Building plans with flexibility
Robin Lake, director of the Center for Reinventing Public Education, says one big challenge for district leaders has been building plans that are flexible enough to respond to changing circumstances while remaining unyielding on core values such as equity.
Lake points to Baltimore City Public Schools as a model for flexible planning.
“Before the pandemic, Baltimore City had invested in a strong core of teaching and learning. The pandemic forced leaders in the district to think differently about how they could hold fast to that core, but also adapt,” she says. “Baltimore City has been able to make adjustments to meet the moment, like setting aside time early in the school year for racial healing, while also delivering on its commitment to ensure all students have access to meaningful, live instruction from their teachers. We know districts will have to make course corrections as the year goes on. Infection rates and public health guidelines will shift, and leaders will get feedback from parents. By building a plan grounded in its core values, Baltimore City’s leaders are in a position to adjust course without losing their bearings.”
3. Expectations and resource transparency
This practice aims to help districts earn parent and community trust—being clear about explicit about how funding is used, how staff are being deployed and what steps are being taken to create a more equitable system.
The reopening plan for Milwaukee Public Schools (Wis.) included a comprehensive and detailed budgetary analysis of cost projections across 10 categories, such as transportation and nutrition. Parents and community members can see, at a glance, the cost implications of providing lunches in classrooms instead of a cafeteria, or on enforcing social distancing on buses.
Houston Independent School District (Texas) is ensuring parents stay informed by pushing communication out via social media, news media, parent guides (released in four languages), blog posts and meetings (in-person and virtual) to reach every parent. Its Twitter account is used not just for regular updates but also for in-the-moment tech troubleshooting.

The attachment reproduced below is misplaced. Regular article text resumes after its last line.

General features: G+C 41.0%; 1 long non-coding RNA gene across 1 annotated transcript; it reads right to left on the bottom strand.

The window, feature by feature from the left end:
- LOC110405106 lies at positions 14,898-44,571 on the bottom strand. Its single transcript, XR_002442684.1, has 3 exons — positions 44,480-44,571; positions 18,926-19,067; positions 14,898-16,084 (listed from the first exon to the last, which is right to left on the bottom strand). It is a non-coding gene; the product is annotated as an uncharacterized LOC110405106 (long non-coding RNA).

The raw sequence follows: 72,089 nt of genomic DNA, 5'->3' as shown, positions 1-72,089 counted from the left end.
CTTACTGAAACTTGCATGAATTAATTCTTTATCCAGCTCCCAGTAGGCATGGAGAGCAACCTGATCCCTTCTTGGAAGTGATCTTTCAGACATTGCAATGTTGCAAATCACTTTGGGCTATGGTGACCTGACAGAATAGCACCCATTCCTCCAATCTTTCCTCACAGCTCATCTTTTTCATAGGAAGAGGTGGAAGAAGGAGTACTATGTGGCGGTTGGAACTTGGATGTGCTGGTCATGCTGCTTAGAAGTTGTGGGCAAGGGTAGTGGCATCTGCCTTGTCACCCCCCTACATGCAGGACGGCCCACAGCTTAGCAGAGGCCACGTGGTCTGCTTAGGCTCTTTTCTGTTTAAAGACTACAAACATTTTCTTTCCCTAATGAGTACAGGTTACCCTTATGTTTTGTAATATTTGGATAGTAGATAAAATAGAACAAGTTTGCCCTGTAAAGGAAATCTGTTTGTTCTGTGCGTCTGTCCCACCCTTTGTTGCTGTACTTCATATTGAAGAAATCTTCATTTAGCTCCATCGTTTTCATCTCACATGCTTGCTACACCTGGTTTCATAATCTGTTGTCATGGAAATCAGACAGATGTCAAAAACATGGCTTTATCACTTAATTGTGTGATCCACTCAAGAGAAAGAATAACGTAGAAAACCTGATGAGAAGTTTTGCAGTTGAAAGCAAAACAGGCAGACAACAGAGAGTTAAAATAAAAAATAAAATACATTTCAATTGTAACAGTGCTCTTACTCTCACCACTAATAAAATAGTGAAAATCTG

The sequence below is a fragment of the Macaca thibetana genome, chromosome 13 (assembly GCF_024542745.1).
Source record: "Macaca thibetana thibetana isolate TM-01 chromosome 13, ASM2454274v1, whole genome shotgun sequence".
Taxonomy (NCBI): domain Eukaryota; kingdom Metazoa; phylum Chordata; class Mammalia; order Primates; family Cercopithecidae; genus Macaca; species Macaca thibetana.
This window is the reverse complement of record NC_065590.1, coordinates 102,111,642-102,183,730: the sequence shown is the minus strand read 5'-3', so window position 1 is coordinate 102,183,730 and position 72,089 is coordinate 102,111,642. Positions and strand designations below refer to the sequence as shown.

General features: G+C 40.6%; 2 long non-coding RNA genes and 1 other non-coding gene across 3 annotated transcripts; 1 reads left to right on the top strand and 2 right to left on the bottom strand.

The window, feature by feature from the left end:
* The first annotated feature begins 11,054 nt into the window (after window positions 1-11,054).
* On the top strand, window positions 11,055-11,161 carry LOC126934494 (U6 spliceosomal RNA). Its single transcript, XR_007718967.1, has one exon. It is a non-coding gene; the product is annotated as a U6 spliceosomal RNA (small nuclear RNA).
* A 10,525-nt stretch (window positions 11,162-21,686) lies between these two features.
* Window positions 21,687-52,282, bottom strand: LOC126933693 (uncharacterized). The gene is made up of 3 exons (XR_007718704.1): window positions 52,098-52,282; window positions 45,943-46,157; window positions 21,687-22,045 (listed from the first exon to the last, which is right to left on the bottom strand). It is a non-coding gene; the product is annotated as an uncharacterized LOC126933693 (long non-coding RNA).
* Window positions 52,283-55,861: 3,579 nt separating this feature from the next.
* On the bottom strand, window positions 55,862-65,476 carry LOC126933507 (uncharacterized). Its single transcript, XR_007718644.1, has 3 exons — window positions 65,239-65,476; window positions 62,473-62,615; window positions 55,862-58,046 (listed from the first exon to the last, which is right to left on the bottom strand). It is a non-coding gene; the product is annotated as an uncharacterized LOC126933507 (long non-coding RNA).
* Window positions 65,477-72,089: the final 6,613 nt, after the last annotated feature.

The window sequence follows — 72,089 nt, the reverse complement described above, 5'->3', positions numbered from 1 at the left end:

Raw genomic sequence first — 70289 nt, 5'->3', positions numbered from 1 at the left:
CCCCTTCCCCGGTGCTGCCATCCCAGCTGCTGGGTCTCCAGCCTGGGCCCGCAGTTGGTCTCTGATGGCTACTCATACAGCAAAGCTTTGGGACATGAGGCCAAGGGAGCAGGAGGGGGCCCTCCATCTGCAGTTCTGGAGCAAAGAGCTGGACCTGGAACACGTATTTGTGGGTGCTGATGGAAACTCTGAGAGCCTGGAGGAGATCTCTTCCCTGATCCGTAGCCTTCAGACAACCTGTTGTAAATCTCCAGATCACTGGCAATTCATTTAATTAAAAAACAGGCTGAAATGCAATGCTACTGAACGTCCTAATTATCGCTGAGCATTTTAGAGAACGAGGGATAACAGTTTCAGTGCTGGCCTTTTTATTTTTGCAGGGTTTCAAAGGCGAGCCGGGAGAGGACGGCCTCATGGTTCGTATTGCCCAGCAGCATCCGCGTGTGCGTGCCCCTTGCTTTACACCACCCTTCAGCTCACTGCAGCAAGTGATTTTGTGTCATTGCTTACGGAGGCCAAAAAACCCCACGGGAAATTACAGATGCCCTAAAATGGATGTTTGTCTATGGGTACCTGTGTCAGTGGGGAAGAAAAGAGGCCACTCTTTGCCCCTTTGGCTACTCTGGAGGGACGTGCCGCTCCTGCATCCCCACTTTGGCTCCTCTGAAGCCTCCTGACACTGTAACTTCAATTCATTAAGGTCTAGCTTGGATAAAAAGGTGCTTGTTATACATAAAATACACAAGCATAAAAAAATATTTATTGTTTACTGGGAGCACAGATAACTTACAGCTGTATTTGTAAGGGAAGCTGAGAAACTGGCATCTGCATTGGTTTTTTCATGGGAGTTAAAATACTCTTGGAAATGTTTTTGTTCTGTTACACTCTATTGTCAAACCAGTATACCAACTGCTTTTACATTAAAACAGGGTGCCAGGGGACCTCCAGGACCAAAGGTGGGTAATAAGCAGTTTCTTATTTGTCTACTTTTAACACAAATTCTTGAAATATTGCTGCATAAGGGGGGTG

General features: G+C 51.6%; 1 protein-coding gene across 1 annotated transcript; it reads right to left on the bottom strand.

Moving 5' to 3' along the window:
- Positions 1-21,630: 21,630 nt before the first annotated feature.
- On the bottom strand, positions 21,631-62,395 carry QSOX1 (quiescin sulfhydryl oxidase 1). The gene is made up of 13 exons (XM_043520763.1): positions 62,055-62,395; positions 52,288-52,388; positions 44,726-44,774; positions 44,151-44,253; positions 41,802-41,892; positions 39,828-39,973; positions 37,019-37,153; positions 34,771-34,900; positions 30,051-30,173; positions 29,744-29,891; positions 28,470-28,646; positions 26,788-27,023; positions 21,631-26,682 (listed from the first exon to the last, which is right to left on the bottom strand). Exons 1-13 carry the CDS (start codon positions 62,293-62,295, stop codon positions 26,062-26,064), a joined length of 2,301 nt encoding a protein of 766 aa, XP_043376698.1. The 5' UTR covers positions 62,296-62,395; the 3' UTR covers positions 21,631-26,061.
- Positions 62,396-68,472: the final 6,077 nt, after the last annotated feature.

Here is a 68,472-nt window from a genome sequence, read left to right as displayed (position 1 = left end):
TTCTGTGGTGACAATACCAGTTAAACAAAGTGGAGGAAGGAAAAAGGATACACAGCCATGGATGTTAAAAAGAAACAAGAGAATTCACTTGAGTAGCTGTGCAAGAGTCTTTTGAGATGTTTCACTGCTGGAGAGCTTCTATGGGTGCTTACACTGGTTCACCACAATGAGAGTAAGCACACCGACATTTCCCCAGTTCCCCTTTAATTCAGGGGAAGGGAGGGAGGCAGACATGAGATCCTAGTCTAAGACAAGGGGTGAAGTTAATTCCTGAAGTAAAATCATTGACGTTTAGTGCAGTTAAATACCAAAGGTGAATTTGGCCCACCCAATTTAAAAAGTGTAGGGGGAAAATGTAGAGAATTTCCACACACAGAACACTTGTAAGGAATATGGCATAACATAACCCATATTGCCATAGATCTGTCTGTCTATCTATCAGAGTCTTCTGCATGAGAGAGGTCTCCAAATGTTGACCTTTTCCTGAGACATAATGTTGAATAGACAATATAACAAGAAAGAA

Baltimore City Public Schools (Md.) references the school board’s equity policy throughout its reopening plan, making it one of the few examples of a strong focus on equity among plans reviewed. Several pages of its plan are dedicated to budget, including a breakdown of how its using CARES Act funds.
4. Connectivity and technology
It’s about more than just devices and broadband access, the report points out. Reopening plans should take into consideration the sweat equity and support it takes to have smooth learning experiences.
Guilford County Schools (N.C.), for example, has purchased devices for every student, teacher and instructional staff member and is deploying 125 “smart buses” to high-need communities to help bridge the digital divide. The district invested in 3,500 self-owned hotspots and secured partnerships with the city to identify more locations for WiFi, such as recreation centers. Free or low-cost learning centers are offered for students participating in remote learning.
Parent support centers help with online learning, technology and instructional material questions in Prince George’s County Public Schools (Md.). Parent engagement assistants can offer in-person or virtual support two days per week, and a distance learning hotline supports students on any day.
The Collaborative for Student Success and the Center on Reinventing Public Education will present the full expert panel analysis and progress updates in the coming months. Learn more about their project here.
Melissa Ezarik is senior managing editor of DA.
Interested in edtech? Keep up with DA's Future of Education Technology Conference®.